Several news sources out there are reporting about food prices, and it is not sounding too great.  Droughts in the West (of the US, particularly California), heavy snows and rains, small cattle herds (smallest since the 1950s) and a raging, untreatable pig virus are all factors in rising prices across the board.  Over the past month, I have collected a series of articles about the increasing costs of pork, beef, shrimp, orange juice and other food.  Here is my shortlist, starting with an article from the Minneapolis Star Tribune and ending with Bloomberg:

The future looks dim as well.  Supply and demand are always a cost-driving issue, but throw in animal and plant viruses, weather issues and water shortages, and you might find that your paycheck doesn’t stretch as far at the grocery store check-out counter.

 

Now you might ask: isn’t this all just a pile of doom and gloom from people wearing tinfoil hats?  Perhaps, but there is no question that the packages in the stores are getting smaller while the prices are increasing dramatically.  Increasing food costs is a great concern, especially for people with fixed incomes and people who are carefully managing their budgets. 

In a world where the cost of living is always increasing, we need find ways to do things differently.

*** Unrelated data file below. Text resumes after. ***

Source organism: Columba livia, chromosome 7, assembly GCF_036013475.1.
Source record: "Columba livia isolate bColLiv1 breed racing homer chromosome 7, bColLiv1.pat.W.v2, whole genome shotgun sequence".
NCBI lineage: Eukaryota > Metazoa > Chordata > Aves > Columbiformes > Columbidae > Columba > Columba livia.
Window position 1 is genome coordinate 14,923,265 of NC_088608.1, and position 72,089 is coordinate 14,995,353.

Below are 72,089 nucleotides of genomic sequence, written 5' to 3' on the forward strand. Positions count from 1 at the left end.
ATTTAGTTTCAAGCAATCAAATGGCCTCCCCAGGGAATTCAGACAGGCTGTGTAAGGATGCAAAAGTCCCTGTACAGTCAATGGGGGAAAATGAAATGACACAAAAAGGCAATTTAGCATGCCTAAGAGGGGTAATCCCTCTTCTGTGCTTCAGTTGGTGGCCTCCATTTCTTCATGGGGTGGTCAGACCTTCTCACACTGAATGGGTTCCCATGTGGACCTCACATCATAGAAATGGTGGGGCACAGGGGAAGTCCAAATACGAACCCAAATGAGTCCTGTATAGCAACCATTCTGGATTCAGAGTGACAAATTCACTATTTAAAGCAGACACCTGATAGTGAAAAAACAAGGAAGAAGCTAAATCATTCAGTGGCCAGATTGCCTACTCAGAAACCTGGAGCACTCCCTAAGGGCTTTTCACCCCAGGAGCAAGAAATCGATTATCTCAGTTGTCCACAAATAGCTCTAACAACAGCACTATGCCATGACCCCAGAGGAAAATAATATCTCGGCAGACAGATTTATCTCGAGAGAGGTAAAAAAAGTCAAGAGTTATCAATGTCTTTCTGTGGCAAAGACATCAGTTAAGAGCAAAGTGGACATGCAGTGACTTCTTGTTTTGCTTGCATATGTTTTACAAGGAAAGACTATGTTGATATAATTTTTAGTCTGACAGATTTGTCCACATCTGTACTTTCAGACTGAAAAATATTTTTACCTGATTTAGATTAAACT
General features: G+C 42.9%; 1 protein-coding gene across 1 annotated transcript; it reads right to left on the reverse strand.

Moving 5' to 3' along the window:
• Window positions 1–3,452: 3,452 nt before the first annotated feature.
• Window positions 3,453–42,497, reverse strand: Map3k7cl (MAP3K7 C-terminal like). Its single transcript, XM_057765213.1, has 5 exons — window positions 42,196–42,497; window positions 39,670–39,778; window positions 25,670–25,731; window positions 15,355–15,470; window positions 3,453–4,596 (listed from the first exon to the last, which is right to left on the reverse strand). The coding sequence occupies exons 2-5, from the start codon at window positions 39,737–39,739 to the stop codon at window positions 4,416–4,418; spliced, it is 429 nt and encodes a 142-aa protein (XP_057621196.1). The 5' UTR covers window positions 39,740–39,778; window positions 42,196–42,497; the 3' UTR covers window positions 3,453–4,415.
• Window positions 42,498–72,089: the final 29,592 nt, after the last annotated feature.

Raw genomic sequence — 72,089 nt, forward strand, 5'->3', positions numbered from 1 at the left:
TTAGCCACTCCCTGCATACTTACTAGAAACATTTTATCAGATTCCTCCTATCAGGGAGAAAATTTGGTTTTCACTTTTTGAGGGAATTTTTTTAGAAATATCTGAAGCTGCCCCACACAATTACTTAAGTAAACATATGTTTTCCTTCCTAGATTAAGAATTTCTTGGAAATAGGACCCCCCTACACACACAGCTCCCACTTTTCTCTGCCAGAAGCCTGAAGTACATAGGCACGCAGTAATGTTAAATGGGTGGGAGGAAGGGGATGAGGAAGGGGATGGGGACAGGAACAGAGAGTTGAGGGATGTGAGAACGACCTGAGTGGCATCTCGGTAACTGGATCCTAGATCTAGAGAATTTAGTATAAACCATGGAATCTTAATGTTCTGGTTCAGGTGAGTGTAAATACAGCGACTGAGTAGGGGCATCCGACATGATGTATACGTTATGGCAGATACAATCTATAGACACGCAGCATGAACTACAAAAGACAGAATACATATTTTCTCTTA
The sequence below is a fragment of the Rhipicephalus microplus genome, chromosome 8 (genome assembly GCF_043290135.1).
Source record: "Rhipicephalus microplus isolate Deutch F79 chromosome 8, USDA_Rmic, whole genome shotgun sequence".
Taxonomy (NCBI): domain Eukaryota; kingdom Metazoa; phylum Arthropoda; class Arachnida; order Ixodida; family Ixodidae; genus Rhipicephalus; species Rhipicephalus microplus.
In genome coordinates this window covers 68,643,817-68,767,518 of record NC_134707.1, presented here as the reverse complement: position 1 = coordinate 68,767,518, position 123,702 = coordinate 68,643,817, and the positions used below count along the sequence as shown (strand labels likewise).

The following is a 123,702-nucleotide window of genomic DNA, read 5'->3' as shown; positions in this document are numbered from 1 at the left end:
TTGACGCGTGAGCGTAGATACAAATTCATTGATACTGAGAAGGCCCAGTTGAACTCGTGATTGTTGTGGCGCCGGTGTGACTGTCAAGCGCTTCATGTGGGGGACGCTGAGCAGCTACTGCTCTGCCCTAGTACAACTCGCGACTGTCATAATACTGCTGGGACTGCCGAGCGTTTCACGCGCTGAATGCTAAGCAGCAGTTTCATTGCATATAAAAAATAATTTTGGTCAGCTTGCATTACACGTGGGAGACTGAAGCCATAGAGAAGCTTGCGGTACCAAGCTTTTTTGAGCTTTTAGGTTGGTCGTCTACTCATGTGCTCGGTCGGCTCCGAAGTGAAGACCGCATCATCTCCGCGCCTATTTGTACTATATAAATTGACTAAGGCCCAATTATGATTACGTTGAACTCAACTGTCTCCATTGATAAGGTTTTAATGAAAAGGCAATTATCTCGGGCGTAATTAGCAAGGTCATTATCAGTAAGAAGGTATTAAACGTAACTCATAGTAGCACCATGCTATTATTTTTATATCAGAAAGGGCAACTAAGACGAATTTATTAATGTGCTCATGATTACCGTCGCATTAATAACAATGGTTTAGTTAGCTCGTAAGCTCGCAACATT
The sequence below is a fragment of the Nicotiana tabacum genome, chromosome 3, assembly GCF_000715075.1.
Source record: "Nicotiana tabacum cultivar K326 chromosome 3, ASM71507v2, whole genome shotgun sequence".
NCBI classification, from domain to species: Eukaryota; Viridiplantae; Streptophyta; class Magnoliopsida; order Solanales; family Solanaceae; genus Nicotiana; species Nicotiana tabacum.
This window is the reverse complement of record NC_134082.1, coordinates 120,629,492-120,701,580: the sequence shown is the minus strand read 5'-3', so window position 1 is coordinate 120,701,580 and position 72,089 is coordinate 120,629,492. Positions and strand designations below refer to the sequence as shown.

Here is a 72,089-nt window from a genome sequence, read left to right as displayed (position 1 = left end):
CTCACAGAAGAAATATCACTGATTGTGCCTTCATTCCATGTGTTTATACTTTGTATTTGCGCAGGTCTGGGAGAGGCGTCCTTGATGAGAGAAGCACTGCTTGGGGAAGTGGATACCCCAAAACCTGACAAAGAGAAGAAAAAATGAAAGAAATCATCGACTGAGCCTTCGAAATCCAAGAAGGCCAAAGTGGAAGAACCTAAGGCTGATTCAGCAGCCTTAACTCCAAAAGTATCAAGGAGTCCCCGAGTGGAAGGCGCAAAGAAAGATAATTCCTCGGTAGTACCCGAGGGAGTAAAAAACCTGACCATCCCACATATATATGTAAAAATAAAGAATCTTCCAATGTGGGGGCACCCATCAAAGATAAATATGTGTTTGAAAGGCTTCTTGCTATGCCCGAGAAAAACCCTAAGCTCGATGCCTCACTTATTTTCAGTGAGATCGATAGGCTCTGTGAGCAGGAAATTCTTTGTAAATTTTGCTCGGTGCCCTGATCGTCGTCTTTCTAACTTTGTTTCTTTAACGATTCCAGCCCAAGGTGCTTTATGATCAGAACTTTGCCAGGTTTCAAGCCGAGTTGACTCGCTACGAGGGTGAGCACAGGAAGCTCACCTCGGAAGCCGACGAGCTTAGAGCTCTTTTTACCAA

I am not suggesting that you have cows, pigs and chickens roaming in your backyard.  The neighbors or municipality might give you a hard time about that (unless you are in a rural area)! 

I do think one way to approach this problem differently is by starting a garden.  Instead of relying on big corporations to supply food to grocery stores that charge astronomical prices for genetically modified food, perhaps this is an opportunity for you to start gardening and perserve your own harvest.  Sure, there is an initial startup cost, but in the long run, you will find that clipping fresh basil from your garden is less costly than running to the store to pay $3 for a package!

The point of this blog is that you don’t need to be an expert gardener to start.  You might think you have a black thumb or just are overwhelmed by the amount of information out there.  Anyone can do it!  The good thing is that there are a variety of ways to start: from a small container of herbs to self-watering buckets to square foot gardens to a larger garden plot in your yard. 

My goal of this blog is to be a resource for you.  After all, it is all about having a maximum impact in a small (or large) space.  The first step, however, is deciding to try!

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